Monday, November 7, 2011

Thoughts on Heidi W. Durrow's The Girl Who Fell From the Sky

The Girl Who Fell From the Sky

Heidi W. Durrow

256 pages

Publication Year: 2010

Publisher: Algonquin

Source: Bought it

It’s a funny thing to think about: moving toward extinction. And I think of how maybe I’m already extinct in a strange way – there’s no way to make another me: at least I can’t do it. But that doesn’t matter anyway because I never want to have kids.

The Girl Who Fell From The Sky is the debut novel from Heidi W. Durrow. It’s also the winner of the Bellwether Prize for Socially Engaged Fiction, which was founded by Barbara Kingsolver.

The story tells the life of Rachel, the only survivor of tragic, mysterious circumstances surrounding the death of her three siblings and their mother. Rachel is also biracial, the daughter of a white Danish mother and African-American father. After the death of her family members, Rachel is sent to live with her paternal grandmother and has to learn how to navigate in a country where she’s considered black, something she didn’t think much about before. Told from the perspective of Rachel, her mother Nella, and those who knew her family, The Girl Who Fell From the Sky is an engaging read of one girl’s struggle to live after the death of those she loved most.

This year I’m learning a lot about my reading. I’ve learned that I don’t read many books that feature:

· the elderly as protagonists

· mother-daughter relationships

· bi-racial characters

Where have I been? In today’s society with so many people being of several races and cultures, I can’t believe I’ve ignored this. Luckily reading this book brought it to my attention. As a young girl, not only does Rachel has to deal with everything that has happened, she also has to learn how to deal with so much attention to both who she is physically, her long fuzzy hair that makes girls in her class want to fight her, blue eyes, and light brown skin to who she is as a person, someone who loves to read and tries to understand what being black means in America during the 1980s.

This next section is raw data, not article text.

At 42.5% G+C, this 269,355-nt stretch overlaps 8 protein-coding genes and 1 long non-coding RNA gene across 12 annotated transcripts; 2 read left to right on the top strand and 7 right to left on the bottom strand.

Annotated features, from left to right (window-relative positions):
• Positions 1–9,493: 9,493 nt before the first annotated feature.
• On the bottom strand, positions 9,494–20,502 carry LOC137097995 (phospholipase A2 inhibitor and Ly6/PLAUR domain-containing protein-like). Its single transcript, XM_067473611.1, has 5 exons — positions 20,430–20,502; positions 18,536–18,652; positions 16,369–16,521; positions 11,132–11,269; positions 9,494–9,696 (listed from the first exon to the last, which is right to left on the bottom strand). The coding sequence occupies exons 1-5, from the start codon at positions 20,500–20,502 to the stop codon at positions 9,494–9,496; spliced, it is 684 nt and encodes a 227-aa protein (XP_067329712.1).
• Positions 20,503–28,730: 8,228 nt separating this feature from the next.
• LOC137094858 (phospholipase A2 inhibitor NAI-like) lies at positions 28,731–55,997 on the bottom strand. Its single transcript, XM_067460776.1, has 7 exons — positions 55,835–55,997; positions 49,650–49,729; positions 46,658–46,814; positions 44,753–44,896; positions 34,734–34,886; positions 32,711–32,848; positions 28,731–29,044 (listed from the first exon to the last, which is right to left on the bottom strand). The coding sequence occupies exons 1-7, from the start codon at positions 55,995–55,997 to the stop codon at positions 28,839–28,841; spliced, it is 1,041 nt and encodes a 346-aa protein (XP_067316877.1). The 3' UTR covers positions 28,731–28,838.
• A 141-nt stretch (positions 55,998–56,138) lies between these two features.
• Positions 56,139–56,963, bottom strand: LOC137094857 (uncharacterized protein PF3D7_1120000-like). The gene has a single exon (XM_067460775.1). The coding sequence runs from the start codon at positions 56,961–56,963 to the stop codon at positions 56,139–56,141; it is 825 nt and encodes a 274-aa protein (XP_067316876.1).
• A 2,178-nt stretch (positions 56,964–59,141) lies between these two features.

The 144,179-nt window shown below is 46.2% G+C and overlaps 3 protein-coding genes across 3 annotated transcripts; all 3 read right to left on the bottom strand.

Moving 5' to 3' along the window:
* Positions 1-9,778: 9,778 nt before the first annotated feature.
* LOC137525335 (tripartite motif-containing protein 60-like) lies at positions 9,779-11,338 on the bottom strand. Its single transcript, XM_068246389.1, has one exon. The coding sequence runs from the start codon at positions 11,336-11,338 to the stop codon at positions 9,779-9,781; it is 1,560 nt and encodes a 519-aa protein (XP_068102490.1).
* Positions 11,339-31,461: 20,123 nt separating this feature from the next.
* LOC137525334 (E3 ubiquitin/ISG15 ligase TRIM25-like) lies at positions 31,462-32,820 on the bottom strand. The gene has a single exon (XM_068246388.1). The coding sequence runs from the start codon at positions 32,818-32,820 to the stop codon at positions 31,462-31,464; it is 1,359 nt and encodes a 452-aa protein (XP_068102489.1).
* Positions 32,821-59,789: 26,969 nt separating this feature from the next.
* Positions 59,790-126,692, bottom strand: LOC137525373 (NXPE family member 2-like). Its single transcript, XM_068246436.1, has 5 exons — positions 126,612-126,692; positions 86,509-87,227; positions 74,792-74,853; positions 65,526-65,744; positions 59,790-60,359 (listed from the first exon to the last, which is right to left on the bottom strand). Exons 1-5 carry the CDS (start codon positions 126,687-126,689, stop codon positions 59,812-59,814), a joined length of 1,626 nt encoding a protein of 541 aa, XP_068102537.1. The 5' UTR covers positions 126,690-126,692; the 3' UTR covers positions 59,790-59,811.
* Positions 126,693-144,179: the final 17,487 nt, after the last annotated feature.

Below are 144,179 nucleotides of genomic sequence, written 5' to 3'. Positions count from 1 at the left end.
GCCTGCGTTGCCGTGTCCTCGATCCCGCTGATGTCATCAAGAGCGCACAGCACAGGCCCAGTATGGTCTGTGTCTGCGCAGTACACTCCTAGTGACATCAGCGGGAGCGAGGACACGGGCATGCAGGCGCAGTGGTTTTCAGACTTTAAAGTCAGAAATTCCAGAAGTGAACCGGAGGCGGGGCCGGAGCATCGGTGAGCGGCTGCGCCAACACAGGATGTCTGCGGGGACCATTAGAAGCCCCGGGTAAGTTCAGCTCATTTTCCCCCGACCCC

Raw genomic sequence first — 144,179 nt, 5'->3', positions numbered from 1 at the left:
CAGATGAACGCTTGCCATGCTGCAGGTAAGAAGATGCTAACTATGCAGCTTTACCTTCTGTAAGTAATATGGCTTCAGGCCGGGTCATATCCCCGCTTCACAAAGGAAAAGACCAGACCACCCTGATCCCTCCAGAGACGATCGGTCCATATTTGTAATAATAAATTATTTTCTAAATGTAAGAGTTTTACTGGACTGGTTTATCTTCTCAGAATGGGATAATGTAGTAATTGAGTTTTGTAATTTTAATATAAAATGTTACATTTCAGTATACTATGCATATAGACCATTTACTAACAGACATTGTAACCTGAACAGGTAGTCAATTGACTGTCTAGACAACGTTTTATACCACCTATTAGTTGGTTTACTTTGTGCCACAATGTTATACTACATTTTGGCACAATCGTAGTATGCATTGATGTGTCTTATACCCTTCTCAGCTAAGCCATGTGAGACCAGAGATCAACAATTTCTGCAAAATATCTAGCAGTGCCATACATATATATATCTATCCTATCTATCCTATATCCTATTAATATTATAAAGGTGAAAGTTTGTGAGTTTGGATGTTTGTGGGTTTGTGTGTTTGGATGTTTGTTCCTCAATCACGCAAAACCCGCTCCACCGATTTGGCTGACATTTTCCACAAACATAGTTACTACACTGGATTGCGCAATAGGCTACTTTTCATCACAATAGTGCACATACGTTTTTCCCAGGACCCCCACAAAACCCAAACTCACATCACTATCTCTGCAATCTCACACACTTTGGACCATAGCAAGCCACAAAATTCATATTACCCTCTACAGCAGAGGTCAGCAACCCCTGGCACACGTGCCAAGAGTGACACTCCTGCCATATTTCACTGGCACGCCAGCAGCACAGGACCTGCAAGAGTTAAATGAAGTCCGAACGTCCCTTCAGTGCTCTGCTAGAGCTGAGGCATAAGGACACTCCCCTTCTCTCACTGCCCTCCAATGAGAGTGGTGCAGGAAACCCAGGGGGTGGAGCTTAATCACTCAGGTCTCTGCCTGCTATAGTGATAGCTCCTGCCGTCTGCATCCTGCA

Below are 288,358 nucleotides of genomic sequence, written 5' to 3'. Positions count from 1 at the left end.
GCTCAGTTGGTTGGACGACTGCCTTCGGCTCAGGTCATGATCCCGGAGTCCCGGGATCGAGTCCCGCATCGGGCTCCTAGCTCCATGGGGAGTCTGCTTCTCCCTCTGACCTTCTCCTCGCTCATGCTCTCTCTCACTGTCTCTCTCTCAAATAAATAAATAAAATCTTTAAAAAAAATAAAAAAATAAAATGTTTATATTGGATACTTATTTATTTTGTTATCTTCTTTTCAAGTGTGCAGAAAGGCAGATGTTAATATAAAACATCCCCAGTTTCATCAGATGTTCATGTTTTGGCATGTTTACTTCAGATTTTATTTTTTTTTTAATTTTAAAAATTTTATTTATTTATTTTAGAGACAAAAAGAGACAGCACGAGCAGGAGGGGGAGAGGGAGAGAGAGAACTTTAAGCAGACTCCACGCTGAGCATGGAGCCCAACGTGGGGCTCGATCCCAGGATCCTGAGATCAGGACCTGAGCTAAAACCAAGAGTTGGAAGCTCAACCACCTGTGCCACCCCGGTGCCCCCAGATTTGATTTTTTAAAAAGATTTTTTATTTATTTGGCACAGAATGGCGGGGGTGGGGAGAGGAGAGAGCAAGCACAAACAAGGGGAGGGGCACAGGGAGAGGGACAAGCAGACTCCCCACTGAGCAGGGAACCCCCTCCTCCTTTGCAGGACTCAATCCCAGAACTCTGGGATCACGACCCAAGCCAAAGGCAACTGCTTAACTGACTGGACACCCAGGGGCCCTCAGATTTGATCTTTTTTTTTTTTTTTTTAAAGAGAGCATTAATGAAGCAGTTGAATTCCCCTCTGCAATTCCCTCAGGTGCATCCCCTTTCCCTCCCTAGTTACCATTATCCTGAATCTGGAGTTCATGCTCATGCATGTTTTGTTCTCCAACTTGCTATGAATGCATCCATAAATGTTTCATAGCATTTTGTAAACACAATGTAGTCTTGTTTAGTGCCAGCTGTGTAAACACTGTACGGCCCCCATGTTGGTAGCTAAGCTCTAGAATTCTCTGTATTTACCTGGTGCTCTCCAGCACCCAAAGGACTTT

The problem is that as interesting and engaging as the book was, I didn’t connect very well to Rachel. Readers understand this character through her words and interactions with others but it wasn’t enough.

I had the same problem with Rachel’s mother, Nella. Nella is a young Danish woman living in Europe when she meets Roger, an African-American man stationed at a nearby base. They soon marry and have children before Nella leaves Roger and flees to the United States with their children. She struggles with everything before she finally makes a terrifying decision.

*spoiler spoiler I need to understand her decision with the same depth that I understood a similar decision in Toni Morrison’s Beloved. *spoiler over

Though I didn’t get the connection I needed, I still think this was an excellent read. My rating: 4 out of 5 stars.

This review was originally posted at 1330v.

4 comments:

Helen's Book Blog said...

I had such high hopes for this book and it didn't really work for me at the level I had hoped. I think I expected more about race so maybe that's my problem for expecting something it wasn't

Najela said...

I enjoyed this book alot. My favorite point of view was Brick's. I like how the story came together. Rachel was a bit annoying, a bit stereotypical, but at the same time an individual person. Some of the choices she made had me frustrated, but she came off as a real person with flaws.

An interesting thing is that I was telling the plot about this story to my mom and she said she had read something in the newspaper about something similar happening.

Carleen Brice said...

Stopped by to say hey! I know it's been a long time. FB & Twitter have me shamefully distracted me from blogs lately. Nice to know this one is still doing the thing! Thanks for all you do!

the bandit queen said...

Ugh! I still haven't read my copy of this book! darn! but one of the reasons I know I have shied away (unintentionally) from books with biracial characters (and my son is biracial!) is the whole idea of the "tragic mulatto" narrative...which has been constructed since slavery. In the end I feel as though I end up unintentionally "punishing" these types of books through my lack of interest. But the thing is I want more quality books about, well, yes, ALL people. And not to mention books with strong, positive, real Black women...I mean, Push, (no insult to Saphire) is what we have to work with!